The class of 2013 probably won’t return to Above the Law in full force until after Labor Day. But a couple of comments on last night’s LeBron James post alerted us to the fact that some of the new 1Ls are here with us now:
Maybe I’m missing something, but on what basis does the court in Washington, DC exercise jurisdiction over Gloria and LeBron? Shouldn’t their lawyers raise this issue before trying to dismiss the suit as meritless?
An ATL veteran provided the credited response:
Glad to see we have newly-minted 1Ls again. Now sit on my [manly man part] while I rub your international shoe.
Yep, it’s back-to-school time. Now that thousands of 1Ls have committed to going to law school, the question arises: What should these people do to get the most out of their legal education?
We’ve got theories, the legal blogosphere has theories, and we’re sure ATL commenters have theories. Let’s help these 1Ls get prepared for what they’ve gotten themselves into…
Now that you’re in law school, let’s assume you are interested in learning skills that will help you get a job. I know, that is a huge assumption. Many of you gave no thought to getting a job when you decided to come to law school, so why would you start now? (Sorry, I promised myself I wouldn’t cry.) But assuming that you want to be employable in three years, what should you be doing?
Whatever you do, you should under no circumstances sit back and expect your law school professors to teach the skills you’ll need as a practicing attorney. It might sound counterintuitive, but trust the people who have been through this before: most law school professors do not consider it their job to prepare you to actually practice law. Consider this post from Brooklyn Law School professor Jason Mazzone on Balkinization (gavel bang: Legal Blog Watch):
As far as I can tell, no law school in the United States co-exists in a university along with an academic law department. If a university has a law school, every professor of law is in the law school.
We should reconsider this model. A different approach is for universities to have both a professional law school and an academic law department.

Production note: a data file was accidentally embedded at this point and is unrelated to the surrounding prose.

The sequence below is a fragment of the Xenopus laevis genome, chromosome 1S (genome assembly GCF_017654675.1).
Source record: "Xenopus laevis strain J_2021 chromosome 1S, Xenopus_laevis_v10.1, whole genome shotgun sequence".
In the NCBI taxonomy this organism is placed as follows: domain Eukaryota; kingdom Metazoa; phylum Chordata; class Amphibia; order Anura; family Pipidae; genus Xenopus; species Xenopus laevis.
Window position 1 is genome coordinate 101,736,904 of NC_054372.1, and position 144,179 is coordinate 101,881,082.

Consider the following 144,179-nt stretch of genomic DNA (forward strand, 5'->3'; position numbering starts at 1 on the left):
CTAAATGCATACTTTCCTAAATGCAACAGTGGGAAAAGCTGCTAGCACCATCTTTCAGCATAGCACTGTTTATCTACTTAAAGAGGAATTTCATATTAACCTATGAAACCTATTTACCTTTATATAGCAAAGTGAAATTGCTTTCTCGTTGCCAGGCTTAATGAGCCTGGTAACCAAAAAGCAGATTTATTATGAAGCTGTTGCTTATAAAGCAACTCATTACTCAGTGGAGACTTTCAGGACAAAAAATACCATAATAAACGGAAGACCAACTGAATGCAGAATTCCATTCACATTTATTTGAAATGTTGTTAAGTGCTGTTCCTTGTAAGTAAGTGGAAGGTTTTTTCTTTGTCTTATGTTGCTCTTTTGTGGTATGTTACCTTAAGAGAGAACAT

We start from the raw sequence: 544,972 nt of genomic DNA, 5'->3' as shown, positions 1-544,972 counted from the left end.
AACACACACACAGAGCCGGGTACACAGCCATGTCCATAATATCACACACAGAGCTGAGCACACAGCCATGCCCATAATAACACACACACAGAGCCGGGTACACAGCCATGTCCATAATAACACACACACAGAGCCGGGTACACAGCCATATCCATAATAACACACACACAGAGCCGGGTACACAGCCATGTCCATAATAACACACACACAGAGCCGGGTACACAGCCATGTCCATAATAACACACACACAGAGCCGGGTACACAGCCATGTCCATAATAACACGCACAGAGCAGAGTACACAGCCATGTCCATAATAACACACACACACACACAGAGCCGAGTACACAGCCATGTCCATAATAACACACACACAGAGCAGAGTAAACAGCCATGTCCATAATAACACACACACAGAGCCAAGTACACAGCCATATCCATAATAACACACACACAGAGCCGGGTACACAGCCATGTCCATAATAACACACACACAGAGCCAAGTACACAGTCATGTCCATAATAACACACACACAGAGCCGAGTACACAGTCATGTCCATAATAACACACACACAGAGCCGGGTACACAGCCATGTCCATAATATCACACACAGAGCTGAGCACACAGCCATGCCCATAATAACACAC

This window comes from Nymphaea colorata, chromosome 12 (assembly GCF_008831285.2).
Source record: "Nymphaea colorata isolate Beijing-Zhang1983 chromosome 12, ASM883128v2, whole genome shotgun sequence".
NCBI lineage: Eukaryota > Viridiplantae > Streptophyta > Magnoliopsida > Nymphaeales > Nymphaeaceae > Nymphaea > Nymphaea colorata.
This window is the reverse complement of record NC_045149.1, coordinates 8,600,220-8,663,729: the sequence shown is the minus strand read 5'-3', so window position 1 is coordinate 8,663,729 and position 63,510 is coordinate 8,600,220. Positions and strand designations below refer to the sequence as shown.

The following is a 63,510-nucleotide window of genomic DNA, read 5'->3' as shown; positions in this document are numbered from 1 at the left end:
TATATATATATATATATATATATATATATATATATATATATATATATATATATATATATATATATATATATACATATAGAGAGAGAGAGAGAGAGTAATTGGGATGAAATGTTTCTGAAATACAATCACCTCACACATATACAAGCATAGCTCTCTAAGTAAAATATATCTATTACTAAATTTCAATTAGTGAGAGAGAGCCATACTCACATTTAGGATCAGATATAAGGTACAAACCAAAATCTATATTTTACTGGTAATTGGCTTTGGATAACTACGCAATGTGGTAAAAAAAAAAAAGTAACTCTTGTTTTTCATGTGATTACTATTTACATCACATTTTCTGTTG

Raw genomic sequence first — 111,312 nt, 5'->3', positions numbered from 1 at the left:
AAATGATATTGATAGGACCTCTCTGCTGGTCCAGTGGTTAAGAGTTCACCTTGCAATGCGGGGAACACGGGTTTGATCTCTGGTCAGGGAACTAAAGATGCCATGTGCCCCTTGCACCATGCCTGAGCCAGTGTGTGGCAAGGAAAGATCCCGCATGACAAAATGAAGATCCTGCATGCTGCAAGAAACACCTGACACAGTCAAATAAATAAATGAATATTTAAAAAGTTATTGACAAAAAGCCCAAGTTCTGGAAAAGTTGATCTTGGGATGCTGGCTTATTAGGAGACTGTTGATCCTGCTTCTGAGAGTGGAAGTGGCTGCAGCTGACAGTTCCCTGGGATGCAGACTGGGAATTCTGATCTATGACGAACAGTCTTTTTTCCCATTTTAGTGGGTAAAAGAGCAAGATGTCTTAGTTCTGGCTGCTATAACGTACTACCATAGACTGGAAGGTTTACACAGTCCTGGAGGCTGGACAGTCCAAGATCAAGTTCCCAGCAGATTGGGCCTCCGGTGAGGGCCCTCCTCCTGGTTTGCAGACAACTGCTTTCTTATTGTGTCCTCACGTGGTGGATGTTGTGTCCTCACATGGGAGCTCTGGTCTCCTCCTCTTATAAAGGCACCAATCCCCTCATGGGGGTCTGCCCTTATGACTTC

Under this approach, the professional school would be staffed by instructors whose job is to teach legal skills to lawyers-in-training…
The academic law department would be very different from the professional school. It would be staffed by tenured and tenure-track professors. The principle task of these professors would be research and writing… These professors would be career academics.
Read between the lines, 1Ls. That’s about as close as a law professor is going to come to saying: “I don’t know nothin’ ’bout teachin’ no legal skills.”
Eric Lipman on Legal Blog Watch is particularly unimpressed with Mazzone’s idea:
Hmm. Why might Professor Mazzone long for a world in which tenured faculty can come right out and say that teaching is not their “principle” task? Oh, right. Because he IS ONE OF THEM! Look at all these pesky classes they make him teach. And having to interact with students, having them (foolishly) relying on him to prepare them for a career practicing law? The horror!
The problem of law school professors being terrible when it comes to teaching students about practicing the law is not new. And it is industry-wide. Check out the lead on this WSJ Law Blog post, from this morning:
It’s often struck us as an obvious question: how can law schools provide better real-world training to students when their faculties are made up of article-writing academics?
The answer: they can’t, at least according to a new article to be published in the South Carolina Law Review by adjunct Georgetown law prof and deputy staff director of the U.S. Sentencing Commission, Brent Evan Newton.
Wonderful. You new 1Ls are about to embark on a three-year journey, and at the end of it, the professors themselves are promising you you’ll have no practical skills, not if they have anything to say about it.
So what should you do? Well, clearly the time for being a passive participant in your own education is at an end. If you think that you can be ready to function as a good attorney by going to class, preparing for panel, and writing your way on to law review, you’ve got your head up your ass. You said you wanted to go to law school, you said you wanted to learn — now you have to go out and make it happen for yourself. Nobody is going to give you a useful education (even though you’re paying through the nose for it); you have to go out and take it.
Paying more attention in Legal Research and Writing this fall than you do in something “law sounding” like Torts is a good start. When you have the opportunity, you should be taking every clinical program your school has to offer. But really, it’s about attitude and focus. Opportunities will present themselves to learn something about the actual practice of the law. If you go in with your head on a swivel looking for those opportunities, you’ll know to seize them when they present themselves. You’ll develop relationships with adjunct professors who actually have their own practices. If you spend three years looking to force your way into some practical knowledge, maybe you won’t be “worthless” when you graduate.
Or, you can sit back, dutifully learn whatever pet theories your professors have on contract law, and feel all warm and self-satisfied when you get an “A.” It’ll be fun. And three years later, the only thing you’ll be qualified to do is beg a private firm to pay you a salary while they actually teach you how to become a lawyer. Good luck with that.
Two-Track Legal Education Coming to a Law School Near You? [Legal Blog Watch]
Thoughts on Legal Education [Balkinization]
Are Law School Faculties Part of the Problem with Legal Education? [WSJ Law Blog]